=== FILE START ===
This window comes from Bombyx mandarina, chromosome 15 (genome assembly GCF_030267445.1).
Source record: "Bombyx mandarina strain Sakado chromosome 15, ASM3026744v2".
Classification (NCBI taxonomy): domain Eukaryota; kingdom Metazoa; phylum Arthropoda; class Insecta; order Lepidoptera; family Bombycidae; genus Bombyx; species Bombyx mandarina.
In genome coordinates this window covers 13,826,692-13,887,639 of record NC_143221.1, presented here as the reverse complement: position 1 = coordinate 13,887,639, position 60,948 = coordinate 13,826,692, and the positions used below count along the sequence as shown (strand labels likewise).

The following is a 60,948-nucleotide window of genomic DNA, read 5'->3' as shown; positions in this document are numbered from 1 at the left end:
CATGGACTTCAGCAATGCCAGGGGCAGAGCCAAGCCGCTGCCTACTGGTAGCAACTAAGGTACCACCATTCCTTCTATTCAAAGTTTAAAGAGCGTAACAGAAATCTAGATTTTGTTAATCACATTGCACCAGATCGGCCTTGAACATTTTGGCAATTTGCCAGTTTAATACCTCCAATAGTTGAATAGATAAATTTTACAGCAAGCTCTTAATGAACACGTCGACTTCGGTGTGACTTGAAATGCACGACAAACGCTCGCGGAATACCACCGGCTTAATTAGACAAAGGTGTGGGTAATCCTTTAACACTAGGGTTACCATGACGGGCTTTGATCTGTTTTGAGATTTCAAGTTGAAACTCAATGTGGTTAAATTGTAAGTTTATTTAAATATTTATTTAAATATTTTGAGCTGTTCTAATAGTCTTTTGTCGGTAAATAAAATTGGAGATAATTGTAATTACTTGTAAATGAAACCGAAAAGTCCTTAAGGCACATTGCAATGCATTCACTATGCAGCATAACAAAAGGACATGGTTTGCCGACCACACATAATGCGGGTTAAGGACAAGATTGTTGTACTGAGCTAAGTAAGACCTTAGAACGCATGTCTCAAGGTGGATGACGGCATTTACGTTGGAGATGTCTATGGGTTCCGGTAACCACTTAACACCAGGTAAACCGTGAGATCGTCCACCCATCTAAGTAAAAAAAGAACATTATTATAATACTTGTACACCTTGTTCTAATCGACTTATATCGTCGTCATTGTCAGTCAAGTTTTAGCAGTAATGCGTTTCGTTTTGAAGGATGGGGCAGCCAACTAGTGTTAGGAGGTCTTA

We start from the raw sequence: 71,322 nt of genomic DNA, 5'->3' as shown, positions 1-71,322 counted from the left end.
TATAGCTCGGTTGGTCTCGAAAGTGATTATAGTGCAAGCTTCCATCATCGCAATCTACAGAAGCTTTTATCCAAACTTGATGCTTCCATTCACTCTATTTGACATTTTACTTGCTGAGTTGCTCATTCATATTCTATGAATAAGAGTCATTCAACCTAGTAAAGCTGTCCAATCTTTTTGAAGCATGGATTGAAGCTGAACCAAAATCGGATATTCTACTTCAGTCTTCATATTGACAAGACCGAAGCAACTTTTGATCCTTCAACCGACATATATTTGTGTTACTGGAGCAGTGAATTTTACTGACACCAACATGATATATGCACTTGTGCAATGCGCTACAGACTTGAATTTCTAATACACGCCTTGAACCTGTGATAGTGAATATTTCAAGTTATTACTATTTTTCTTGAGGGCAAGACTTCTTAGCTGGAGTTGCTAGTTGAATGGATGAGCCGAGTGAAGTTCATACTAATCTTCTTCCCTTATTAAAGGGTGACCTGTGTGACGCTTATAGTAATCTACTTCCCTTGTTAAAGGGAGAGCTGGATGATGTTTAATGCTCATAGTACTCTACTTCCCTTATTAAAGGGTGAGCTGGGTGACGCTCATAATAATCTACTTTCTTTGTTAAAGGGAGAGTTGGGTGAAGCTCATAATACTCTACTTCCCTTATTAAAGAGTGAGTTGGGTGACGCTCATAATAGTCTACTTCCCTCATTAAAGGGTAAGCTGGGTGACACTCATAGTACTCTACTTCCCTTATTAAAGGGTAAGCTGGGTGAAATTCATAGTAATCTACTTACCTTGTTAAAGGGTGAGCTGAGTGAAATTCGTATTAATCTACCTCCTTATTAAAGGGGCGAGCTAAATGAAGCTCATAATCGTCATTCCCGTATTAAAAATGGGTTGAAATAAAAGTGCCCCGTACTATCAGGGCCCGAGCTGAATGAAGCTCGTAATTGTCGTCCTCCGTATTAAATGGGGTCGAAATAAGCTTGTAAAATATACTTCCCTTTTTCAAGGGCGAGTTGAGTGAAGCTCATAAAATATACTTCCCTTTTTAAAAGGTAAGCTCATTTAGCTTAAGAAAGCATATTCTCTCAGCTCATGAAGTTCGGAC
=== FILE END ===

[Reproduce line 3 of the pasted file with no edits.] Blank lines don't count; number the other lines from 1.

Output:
Classification (NCBI taxonomy): domain Eukaryota; kingdom Metazoa; phylum Arthropoda; class Insecta; order Lepidoptera; family Bombycidae; genus Bombyx; species Bombyx mandarina.